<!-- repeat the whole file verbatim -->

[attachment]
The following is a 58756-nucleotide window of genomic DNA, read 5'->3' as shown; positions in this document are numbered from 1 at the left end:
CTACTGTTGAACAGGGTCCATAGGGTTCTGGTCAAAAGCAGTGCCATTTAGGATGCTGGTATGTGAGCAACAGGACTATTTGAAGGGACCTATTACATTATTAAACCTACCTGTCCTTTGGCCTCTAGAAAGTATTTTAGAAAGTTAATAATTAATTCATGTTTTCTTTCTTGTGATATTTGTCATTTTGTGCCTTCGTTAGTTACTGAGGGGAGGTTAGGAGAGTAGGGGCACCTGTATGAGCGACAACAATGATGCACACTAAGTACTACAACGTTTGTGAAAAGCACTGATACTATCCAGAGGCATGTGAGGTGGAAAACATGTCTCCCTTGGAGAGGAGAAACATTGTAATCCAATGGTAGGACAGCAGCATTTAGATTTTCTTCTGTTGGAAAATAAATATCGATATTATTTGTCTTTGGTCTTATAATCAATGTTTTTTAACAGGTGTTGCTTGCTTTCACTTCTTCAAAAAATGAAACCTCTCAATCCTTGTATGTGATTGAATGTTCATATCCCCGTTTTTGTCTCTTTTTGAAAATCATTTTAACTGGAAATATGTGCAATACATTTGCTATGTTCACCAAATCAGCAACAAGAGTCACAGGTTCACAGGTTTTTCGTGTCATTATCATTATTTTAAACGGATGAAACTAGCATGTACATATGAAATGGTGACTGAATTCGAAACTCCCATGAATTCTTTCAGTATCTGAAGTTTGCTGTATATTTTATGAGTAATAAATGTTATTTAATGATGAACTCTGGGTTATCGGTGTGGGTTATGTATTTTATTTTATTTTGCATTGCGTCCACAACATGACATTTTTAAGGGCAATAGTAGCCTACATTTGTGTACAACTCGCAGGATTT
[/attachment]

The following is a 58756-nucleotide window of genomic DNA, read 5'->3' as shown; positions in this document are numbered from 1 at the left end:
CTACTGTTGAACAGGGTCCATAGGGTTCTGGTCAAAAGCAGTGCCATTTAGGATGCTGGTATGTGAGCAACAGGACTATTTGAAGGGACCTATTACATTATTAAACCTACCTGTCCTTTGGCCTCTAGAAAGTATTTTAGAAAGTTAATAATTAATTCATGTTTTCTTTCTTGTGATATTTGTCATTTTGTGCCTTCGTTAGTTACTGAGGGGAGGTTAGGAGAGTAGGGGCACCTGTATGAGCGACAACAATGATGCACACTAAGTACTACAACGTTTGTGAAAAGCACTGATACTATCCAGAGGCATGTGAGGTGGAAAACATGTCTCCCTTGGAGAGGAGAAACATTGTAATCCAATGGTAGGACAGCAGCATTTAGATTTTCTTCTGTTGGAAAATAAATATCGATATTATTTGTCTTTGGTCTTATAATCAATGTTTTTTAACAGGTGTTGCTTGCTTTCACTTCTTCAAAAAATGAAACCTCTCAATCCTTGTATGTGATTGAATGTTCATATCCCCGTTTTTGTCTCTTTTTGAAAATCATTTTAACTGGAAATATGTGCAATACATTTGCTATGTTCACCAAATCAGCAACAAGAGTCACAGGTTCACAGGTTTTTCGTGTCATTATCATTATTTTAAACGGATGAAACTAGCATGTACATATGAAATGGTGACTGAATTCGAAACTCCCATGAATTCTTTCAGTATCTGAAGTTTGCTGTATATTTTATGAGTAATAAATGTTATTTAATGATGAACTCTGGGTTATCGGTGTGGGTTATGTATTTTATTTTATTTTGCATTGCGTCCACAACATGACATTTTTAAGGGCAATAGTAGCCTACATTTGTGTACAACTCGCAGGATTT